I could start this month the same as last month—that I was expecting a lot of new birds this month, but they did not show up. In fact I have seen no warblers in the park this year. Most years by this time I would see about a half-dozen Warbler species and I would always see Yellow-rumped Warblers who would often stay for quite a while. I did see Yellow-rumped warblers at my (imaginary) estate in Eagan and in Patrick Eagan Park, also of course in Eagan, while on a late April house-sitting adventure.
I wonder if the large loss of Ash trees or the large loss of small trees near the lakeshore in the park, or for that matter, the strange climate changes all over have affected the bird situation in Powderhorn.
The usual water birds—Canada Geese, Wood Ducks and Mallard Ducks—seem to be doing fine with the Canada Geese, as usual way ahead in baby production so far, with groups of goslings from numbering four to about 16. The Mallards and Wood Ducks, also as usual, are behind in baby production so far. But the ducks may be catching up. There is one group of about 17 Wood Duck ducklings, one of only two, and a couple small Mallard duckling groups. Time will tell.
I almost forgot to mention the secret Canada Goose nest, about 8 or 10 feet up in a Cottonwood tree crotch, near the lakeshore. I never saw it until an other-side-of-the-lake expert indirectly informed me, and I suspect all kinds of people walk right by without seeing the nest and wonder why the male goose doesn’t like them in the area.
Some people, including me, are worrying about how the tree-born goslings will get down from the tree and get to the lake alive. Someone else said this is not uncommon. The books say it is uncommon. Time will tell if they succeed.
Another nest, this one way higher than the goose nest, the Cooper’s Hawk nest, is around 40 feet up and seems to be OK, but I still have not seen evidence of the young. Another time-will-tell item.
The herons—Great Blue, Black-crowned Night and, the most recent arrival, Green—are around much of the time. But I have not seen an Egret for some time. None of the Herons or Egrets nest here nor do the Cormorants.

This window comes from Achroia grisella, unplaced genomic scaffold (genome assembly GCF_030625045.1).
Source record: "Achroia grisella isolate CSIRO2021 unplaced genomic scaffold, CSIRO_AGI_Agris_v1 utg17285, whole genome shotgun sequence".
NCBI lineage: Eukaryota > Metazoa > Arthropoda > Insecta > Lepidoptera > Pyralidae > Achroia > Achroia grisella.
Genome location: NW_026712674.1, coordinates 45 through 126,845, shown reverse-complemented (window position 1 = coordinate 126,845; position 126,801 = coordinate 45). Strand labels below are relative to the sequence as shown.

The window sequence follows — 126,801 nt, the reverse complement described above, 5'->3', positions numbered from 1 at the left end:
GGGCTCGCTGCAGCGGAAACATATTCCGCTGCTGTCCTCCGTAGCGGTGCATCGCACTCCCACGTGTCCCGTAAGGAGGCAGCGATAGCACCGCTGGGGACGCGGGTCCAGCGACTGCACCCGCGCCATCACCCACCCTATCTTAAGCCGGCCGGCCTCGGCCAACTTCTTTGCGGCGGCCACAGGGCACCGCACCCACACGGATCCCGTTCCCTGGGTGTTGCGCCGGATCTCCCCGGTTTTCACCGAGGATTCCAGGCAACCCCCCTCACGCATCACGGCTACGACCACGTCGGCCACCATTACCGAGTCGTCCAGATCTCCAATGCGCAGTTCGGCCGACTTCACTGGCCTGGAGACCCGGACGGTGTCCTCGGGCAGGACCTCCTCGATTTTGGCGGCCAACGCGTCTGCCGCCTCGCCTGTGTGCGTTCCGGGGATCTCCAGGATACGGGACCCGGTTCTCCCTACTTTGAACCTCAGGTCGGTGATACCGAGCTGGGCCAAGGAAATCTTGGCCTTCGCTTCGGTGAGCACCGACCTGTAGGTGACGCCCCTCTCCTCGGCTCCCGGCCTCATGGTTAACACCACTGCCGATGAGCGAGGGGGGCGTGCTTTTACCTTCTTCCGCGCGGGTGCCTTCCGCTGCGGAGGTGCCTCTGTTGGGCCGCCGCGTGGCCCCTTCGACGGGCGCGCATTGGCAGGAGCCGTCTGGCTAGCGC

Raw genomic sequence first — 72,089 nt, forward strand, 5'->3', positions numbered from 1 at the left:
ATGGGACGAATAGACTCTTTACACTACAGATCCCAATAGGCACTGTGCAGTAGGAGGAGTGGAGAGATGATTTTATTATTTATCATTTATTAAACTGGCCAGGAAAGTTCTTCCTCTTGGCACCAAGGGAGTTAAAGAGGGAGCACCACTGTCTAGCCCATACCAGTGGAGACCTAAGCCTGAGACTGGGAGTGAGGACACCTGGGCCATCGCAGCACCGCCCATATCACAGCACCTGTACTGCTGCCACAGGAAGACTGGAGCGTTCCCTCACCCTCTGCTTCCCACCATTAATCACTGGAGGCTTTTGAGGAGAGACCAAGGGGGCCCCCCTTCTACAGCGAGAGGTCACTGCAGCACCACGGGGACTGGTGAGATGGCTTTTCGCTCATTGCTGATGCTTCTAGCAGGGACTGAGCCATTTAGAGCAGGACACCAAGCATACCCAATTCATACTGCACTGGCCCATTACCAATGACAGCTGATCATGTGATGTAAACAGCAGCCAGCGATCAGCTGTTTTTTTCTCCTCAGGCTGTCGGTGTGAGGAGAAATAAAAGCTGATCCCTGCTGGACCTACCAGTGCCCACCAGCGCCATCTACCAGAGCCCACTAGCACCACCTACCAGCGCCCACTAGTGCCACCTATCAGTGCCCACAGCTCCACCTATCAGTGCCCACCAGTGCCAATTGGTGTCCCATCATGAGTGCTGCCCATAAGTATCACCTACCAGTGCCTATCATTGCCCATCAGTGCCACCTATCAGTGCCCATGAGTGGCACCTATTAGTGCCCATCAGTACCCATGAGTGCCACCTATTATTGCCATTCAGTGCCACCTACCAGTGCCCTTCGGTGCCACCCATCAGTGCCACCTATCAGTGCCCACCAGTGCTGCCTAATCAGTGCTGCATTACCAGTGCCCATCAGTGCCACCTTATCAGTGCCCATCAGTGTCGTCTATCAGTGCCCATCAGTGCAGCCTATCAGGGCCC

The Painted Turtles are doing fine. I still have not seen Snapping Turtles this year, but I, and at least one other person (a smart one), have seen a Blanding’s Turtle in the lake. Male Blanding’s Turtles take 10 years to mature and 15 years for females, and can live for over 75 years. They travel up to a mile searching for open sandy nesting sites. I don’t think the Powderhorn Blandings will do that.
Hundreds (or thousands) of frogs have been singing or communicating around the lakeshore on some of these rainy days. Sometimes you can listen to them at quite a distance in the middle of the night, if you do strange things like that. Not that I know anyone who would do that.
By the way, many of the frogs, birds, etc., have been talking about the dock finally being repaired a few days after May Day. The herons, ducks and geese like to use the dock early in the morning and late at night, and many of the critters do like to watch the “silly humans,” as they say, when they (the humans) fall into the lake. The critters now would like to see the “new” garbage and recycling containers properly distributed around the park, except for the squirrels, who really like the litter.
One other new critter, a woodchuck, has been seen around the park edge. He (or she) is not part of the litter-loving contingent.
The backyard birding is going quite well with way more songbirds and such than the park this year. We even had a thrush for a very short stay, so short that I have no idea which member of the thrush family it was. But it definitely was not the most famous thrush family member, the Robin.
I was hoping for lots more new spring birds this spring, but maybe more will come along as summer birds, or whatever else.
Comments and observations are always welcome. Send them to me, in care of Southside Pride. Thank you.